Distributed Identity and the Blockchain
With the seventh pick of the 2011 NBA Draft, the Sacramento Kings selected Congolese big man Bismack Biyombo, a raw, talented and presumably very young player. The Kings quickly traded Biyombo to the Charlotte Bobcats, as rumors swirled around the league that Biyombo may be as old as twenty six, far older than his reported age of eighteen.
This is a familiar phenomenon in professional sports, where younger prospects are far more valuable than older ones, and the only check on their honesty – and, more importantly, their agent’s honesty – is the reliability of the recording system in their nation of origin. In Biyombo’s case, the Democratic Republic of the Congo is a heavily forested nation in central Africa with a large rural population has a Birth Registration Rate of 27.8 as of 2013. With 72% of Congolese births unregistered, it is certainly possible that Biyombo is older than he claims, leaving the Kings and Bobcats of the world with little recourse.
For those of us who live in a country where birth certificates are ubiquitous, Mr. Biyombo’s predicament is something from a bygone time. It seems almost hard to believe. But in the near future, our current predicament may seem a lot like Mr. Biyombo’s.
Birth certificates, drivers licenses, and social security cards can be forged; passwords can be hacked; and identification can be faked. Anyone can create a false facebook or twitter account using your name and appearance, and if they can figure out your passwords they can hack into all your online accounts, spend your money, or harm your reputation. If they manage to learn your social security number or forge your government issued documents they can cause you serious and sometimes irreparable financial damage. This information has an active market on the internet, and your identity may have already been traded dozens of times without your knowledge. Distributed identity protocols, particularly those tied to blockchains, can end this risk.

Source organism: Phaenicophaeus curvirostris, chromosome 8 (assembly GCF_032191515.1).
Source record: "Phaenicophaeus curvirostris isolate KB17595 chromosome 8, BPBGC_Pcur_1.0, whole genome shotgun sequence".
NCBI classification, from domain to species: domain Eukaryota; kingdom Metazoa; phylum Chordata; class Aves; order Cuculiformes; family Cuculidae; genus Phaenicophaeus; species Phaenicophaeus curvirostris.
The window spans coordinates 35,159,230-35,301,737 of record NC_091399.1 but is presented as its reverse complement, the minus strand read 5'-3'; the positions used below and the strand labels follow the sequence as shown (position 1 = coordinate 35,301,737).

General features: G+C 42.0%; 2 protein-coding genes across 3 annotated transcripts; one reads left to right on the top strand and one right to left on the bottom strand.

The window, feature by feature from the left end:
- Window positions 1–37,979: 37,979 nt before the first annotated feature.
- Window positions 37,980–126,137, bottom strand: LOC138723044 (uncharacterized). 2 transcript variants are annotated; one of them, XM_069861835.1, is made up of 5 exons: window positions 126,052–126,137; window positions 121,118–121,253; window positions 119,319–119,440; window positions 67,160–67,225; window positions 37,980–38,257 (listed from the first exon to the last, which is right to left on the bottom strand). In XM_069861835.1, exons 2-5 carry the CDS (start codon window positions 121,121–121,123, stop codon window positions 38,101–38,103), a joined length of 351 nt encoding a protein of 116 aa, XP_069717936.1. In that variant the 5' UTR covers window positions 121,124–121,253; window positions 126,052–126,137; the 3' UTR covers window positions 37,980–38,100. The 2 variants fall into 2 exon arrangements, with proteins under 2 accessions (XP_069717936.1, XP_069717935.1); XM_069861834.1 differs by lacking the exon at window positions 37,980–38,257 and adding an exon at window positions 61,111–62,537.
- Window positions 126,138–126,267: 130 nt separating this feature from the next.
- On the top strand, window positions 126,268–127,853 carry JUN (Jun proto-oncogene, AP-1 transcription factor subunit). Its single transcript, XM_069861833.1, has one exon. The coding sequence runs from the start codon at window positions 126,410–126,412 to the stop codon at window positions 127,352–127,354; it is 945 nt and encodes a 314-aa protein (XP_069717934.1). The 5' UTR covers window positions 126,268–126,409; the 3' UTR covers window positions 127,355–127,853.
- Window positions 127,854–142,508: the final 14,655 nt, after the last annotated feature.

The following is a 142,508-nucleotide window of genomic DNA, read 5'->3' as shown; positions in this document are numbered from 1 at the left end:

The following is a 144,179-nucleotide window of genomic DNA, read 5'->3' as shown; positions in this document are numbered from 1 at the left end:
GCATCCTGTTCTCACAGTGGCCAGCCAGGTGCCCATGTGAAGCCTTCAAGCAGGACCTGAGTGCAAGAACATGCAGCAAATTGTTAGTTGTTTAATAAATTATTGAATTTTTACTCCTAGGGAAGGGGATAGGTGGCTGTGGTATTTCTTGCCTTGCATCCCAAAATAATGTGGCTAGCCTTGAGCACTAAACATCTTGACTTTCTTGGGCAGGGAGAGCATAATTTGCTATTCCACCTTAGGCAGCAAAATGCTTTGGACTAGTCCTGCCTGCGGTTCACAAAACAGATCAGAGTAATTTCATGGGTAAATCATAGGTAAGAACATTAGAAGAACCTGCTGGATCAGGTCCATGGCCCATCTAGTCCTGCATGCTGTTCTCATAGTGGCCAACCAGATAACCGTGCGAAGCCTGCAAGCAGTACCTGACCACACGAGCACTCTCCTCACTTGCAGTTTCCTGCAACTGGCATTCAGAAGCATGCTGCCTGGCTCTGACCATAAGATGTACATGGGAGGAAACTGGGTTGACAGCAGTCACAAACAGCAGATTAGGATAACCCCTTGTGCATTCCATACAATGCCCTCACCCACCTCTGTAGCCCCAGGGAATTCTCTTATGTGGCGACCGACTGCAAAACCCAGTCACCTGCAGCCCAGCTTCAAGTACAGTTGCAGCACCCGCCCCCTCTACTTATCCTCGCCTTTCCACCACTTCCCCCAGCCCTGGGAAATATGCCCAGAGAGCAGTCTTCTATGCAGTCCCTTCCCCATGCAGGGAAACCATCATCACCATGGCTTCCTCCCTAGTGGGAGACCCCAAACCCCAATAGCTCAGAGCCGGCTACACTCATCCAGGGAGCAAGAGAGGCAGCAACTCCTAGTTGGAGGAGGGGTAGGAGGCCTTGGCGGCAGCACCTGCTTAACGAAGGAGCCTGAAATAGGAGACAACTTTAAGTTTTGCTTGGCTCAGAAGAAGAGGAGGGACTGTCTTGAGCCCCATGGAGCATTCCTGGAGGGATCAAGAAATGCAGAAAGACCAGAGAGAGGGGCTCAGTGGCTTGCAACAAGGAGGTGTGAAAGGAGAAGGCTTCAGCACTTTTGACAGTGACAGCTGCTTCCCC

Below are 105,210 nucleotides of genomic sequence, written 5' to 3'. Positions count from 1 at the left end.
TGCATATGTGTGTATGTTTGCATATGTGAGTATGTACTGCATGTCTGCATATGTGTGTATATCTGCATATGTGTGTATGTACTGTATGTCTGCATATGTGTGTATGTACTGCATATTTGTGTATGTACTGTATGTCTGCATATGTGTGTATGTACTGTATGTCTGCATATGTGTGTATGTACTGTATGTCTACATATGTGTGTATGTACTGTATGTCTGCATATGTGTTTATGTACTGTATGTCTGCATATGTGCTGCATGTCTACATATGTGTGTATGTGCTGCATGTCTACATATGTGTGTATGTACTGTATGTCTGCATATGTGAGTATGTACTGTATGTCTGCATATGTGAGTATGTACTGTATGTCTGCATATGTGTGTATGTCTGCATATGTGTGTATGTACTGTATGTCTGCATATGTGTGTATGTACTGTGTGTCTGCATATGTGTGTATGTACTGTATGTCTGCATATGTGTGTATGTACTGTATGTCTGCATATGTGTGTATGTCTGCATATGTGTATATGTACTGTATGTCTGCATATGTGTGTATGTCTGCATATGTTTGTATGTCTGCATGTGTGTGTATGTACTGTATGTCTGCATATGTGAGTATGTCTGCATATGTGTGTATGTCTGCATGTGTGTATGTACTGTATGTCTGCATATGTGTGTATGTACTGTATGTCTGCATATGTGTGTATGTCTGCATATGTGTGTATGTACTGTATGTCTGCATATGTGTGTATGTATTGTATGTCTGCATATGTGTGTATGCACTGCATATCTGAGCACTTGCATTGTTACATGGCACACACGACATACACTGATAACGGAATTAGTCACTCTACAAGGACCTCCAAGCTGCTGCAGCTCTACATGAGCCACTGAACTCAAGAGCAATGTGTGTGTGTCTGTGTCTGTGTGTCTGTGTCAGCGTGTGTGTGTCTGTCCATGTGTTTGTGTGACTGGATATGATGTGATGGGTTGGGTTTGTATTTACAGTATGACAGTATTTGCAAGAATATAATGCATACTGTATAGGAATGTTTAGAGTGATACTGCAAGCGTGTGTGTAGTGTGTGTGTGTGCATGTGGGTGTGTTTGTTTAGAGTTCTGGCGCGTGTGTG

Imagine having all of your identifying information logged onto an immutable ledger, such as the Bitcoin blockchain. This decentralized proof eliminates the need for document based identifiers. This information can be saved into any service, website or app, cannot be lost, and drastically reduces the possibility of identity theft. You can even log your biometric data into these systems, virtually eliminating all identity theft risk, in addition to any effort to prove who you are. Imagine, for example, flying to another country on the other side of the planet without needing to bring cash, a passport, or even a plane tickets.
If you’re simultaneously excited and petrified, you’re not alone. We at Bitt are deeply concerned about this ‘brave new world’ and what it might hold for our individual privacy. If this is not managed properly, and if control of this information isn’t centered around the individual, we could end up in a world where all of our private information – from our consumer behavior to where we travel – is accessible to anyone with an internet connection.
Bitt is committed to developing distributed identity systems that protect our users. The idea behind distributed identity is that all of your identifying information is controlled by you. All of this information is broken down, encrypted, and distributed into different systems so that all these little bits of data are scrambled and useless without your authorization.
This may sound like a crazy science fiction movie, but if you’re reading this on a smartphone, pause and consider how that might have seemed just a few decades ago. This change is coming, and its coming soon and whether you like it or not. The future of identification is frightening, and the politics are very uncertain. Bitt is committed to leading us to a future where you own who you are and where your identity is not for sale.